This is, in many respects, is related to funds transfer. The UK Land Registries have made huge progress in their digital transformation programmes. The final digital solution, however, will require to be developed as a result of a collaborative process with conveyancers and the broader industry.

Land Registries have statutory obligations and, by necessity, they have to be careful. This is where conveyancers can be of assistance so that what is designed accords with conveyancing practice and not some external view of what it might be or what exists in another jurisdiction.

HLMR and Registers of Scotland are the de facto electronic lodging authorities, and they will develop their own regulatory frameworks to facilitate what is loosely called E-Conveyancing in the UK as their part of the digital revolution. They are the secure platforms on which business will be transacted and to which case management systems can connect.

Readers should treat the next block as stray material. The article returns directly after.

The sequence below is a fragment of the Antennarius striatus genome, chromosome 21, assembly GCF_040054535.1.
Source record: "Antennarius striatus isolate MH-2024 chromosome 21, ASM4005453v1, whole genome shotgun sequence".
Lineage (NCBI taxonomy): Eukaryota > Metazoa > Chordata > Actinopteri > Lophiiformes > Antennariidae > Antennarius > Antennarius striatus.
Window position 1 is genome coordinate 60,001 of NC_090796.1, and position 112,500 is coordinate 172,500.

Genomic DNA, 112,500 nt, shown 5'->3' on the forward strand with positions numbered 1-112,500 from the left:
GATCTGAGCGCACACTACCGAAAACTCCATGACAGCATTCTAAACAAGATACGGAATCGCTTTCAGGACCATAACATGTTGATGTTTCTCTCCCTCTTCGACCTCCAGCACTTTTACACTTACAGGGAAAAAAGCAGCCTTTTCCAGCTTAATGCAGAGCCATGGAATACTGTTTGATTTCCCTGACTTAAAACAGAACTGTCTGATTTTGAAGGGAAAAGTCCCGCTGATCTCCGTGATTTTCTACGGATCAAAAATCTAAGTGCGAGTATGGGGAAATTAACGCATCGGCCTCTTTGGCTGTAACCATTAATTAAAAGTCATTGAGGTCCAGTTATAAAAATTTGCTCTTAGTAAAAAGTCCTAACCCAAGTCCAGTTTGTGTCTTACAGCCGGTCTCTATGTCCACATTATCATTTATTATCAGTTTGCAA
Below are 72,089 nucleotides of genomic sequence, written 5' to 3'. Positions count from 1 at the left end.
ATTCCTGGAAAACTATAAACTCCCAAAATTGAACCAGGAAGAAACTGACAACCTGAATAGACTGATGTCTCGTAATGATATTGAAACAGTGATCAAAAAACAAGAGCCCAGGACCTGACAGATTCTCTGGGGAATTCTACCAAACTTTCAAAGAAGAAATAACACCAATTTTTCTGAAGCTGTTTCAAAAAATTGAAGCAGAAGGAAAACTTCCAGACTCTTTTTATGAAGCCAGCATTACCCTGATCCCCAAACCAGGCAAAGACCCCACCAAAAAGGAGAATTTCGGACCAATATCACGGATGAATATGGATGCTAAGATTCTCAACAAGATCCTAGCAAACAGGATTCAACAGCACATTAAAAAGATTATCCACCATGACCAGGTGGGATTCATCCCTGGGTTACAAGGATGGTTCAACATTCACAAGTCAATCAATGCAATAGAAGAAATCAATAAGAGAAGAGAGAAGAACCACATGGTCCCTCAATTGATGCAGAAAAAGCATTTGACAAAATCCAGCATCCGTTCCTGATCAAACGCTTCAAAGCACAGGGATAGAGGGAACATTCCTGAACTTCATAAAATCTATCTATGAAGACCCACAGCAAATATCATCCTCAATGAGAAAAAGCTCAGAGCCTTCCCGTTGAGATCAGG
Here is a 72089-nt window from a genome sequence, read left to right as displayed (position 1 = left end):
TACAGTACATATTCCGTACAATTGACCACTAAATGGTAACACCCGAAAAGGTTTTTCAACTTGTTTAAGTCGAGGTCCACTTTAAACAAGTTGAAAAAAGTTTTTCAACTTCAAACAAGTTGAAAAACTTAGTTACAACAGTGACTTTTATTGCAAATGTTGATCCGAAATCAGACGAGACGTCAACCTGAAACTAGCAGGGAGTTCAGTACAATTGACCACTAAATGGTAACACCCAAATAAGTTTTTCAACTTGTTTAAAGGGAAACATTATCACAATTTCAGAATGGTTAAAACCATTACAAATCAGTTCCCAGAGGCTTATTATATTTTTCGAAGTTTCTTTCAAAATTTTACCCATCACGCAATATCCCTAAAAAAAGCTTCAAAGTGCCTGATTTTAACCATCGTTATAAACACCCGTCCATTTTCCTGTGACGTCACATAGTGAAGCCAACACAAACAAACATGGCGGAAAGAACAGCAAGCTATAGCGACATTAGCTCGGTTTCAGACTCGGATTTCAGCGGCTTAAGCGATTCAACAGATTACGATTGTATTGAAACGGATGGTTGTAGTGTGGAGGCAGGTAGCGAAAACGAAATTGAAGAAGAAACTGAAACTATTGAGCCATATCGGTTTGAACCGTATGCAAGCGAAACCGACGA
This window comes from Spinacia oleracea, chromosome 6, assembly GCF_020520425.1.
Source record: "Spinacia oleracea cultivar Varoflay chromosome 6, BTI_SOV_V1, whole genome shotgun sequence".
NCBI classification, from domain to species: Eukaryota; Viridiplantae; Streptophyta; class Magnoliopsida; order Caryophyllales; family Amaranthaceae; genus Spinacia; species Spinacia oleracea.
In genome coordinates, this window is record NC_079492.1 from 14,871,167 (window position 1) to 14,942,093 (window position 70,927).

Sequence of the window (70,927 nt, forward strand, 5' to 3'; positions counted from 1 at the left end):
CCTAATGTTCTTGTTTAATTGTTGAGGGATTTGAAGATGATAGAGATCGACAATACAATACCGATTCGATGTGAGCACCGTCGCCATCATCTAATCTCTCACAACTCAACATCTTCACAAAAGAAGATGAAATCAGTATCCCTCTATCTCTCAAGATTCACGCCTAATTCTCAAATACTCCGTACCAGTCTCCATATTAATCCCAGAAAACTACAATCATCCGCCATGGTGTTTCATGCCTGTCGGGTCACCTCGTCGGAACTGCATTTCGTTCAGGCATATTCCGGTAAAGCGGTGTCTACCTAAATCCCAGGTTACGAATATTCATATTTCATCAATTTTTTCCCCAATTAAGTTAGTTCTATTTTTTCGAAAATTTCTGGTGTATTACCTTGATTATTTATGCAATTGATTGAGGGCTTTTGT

Indeed, there is no reason why we cannot see digital identity and AML/VOI generally being incorporated therein and then shared on a trusted basis. There is no need for any other “satellite” platform to sit alongside our long-established and trusted public registries if case management systems can connect thereto.

Put simply, the long-established title registration process works and there is no need for anyone other than the Land Registries to take the lead on the changes required to introduce a fully automated digital process and we should support them in their endeavours.

In Australia, change was urgently required to a system that was largely paper-based and reliant on cheques being exchanged in settlement rooms. That has not been the position in the UK for years, so a wholesale “like for like” comparison cannot – and should not – be made with a jurisdiction which is fundamentally different from those in the UK.